I've been thinking again. I can already see the eyes rolling. Bear with me. I learned something, so maybe you will, too. I've heard a lot of bitching and moaning on social media about Common Core math. Since my youngest daughter is a junior in high school, this new teaching method has no direct impact on me. But the problems I see posted on Facebook look ridiculous. My gut reaction has always been, "What insane person came up with this crap?" So, when a fellow author posted the following math problem off her child's homework, the response was typical.
"One Saturday, an orchard sold 83 bags of apples. There are 27 apples in each bag. Which expression represents the total number of apples sold?"
D. 1,600 +60+560+21
D. 1,600 +60+560+21
I looked at it and shook my head. A storm of responses about "doing math the good old way" and not "complicating" the simple process of multiplying 83 X 27 followed. Except from one man who explained the steps to come up with the answer.
That wasn't so difficult to figure out. Hmmm, maybe this Common Core math isn’t totally out in left field, after all. I could actually do the math in my head to get the answer this way. I can't multiply 83X27 the old fashioned way in my head. So, while it looks complicated, I could figure it out with relative ease. But, what's the point in teaching this new method other than to start a firestorm of controversy and parent rebellion? After a bunch of haranguing comments about the idiots in charge who always have to change everything, this same man commented that the principle behind learning math this way makes understanding higher math (algebra and beyond) easier.
For me, an epiphany followed. I recalled a conversation I had with Tara when she was in AP Calculus. My daughter is very good at math. She loves it. When I asked how the other kids in the class were doing, she said it was harder for them, that only she and Jack understood the reasoning behind the math. Everyone else learned how to do it by memorizing, but they didn’t “get” why they did it. Oh boy, I could relate. I memorized and followed orders in math in high school and did well enough. But it never made sense to me, and I didn’t like math for that reason. Not surprisingly, Tara and Jack were the only two kids in the class who got a 5 on the AP Calculus test. The ability to actually understand why paid off. So, could it be that teaching this new Common Core method is an attempt to help kids understand math better and make learning advanced math simpler down the road? It’s a possibility. I hope it works for the millions of kids like I was who don’t understand (or like) math. Or maybe the guy on Facebook is totally crazy and the new method doesn’t help at all. I’ve no idea, but I’m throwing it out there.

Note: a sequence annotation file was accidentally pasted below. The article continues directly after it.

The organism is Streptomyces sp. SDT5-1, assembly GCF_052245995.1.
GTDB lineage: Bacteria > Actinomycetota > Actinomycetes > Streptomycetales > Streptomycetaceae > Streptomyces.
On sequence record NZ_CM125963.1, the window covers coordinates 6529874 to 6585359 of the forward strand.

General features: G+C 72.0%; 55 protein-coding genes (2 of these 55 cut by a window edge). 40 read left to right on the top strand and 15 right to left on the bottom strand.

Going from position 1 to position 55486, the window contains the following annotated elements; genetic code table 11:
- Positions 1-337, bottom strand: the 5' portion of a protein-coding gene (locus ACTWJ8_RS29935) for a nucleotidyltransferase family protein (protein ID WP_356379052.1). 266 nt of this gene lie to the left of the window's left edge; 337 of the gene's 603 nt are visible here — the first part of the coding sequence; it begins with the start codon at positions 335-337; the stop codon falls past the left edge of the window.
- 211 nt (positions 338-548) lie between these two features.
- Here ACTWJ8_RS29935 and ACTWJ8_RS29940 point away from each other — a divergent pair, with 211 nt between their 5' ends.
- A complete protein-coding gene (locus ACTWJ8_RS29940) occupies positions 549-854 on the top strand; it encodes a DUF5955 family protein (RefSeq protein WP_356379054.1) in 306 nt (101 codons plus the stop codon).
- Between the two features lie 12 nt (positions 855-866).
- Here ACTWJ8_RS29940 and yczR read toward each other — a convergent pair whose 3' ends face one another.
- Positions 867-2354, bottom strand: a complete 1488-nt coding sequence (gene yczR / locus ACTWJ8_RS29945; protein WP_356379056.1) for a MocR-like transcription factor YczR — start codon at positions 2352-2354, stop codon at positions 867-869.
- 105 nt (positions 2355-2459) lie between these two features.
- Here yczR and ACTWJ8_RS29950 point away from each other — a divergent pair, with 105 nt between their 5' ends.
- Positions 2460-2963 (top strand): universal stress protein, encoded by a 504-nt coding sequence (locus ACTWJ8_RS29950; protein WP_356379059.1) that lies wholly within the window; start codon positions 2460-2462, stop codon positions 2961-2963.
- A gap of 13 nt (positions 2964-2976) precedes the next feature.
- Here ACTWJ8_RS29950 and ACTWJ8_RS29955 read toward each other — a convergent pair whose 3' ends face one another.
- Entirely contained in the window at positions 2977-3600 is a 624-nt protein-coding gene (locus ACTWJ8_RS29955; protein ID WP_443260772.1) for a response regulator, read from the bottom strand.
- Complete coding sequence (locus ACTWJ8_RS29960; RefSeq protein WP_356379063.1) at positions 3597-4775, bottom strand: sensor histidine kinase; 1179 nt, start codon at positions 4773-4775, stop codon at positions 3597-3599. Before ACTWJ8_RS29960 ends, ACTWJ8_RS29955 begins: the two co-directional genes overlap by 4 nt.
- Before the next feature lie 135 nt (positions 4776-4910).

But to get back to my original question, why do we all hate change so much? Why do we think anything new has to be stupid without taking the time to learn about it? The next time I blindly follow the trend of denouncing something I know nothing about, I’m going to stop and try to understand it first. The “old-fashioned way” doesn’t always have to be better. Case in point—computer vs. typewriter. So, my new motto is to embrace change.
That’s all I’ve got for now. For info on my books, which have nothing at all to do with math J, check out my WEBSITE.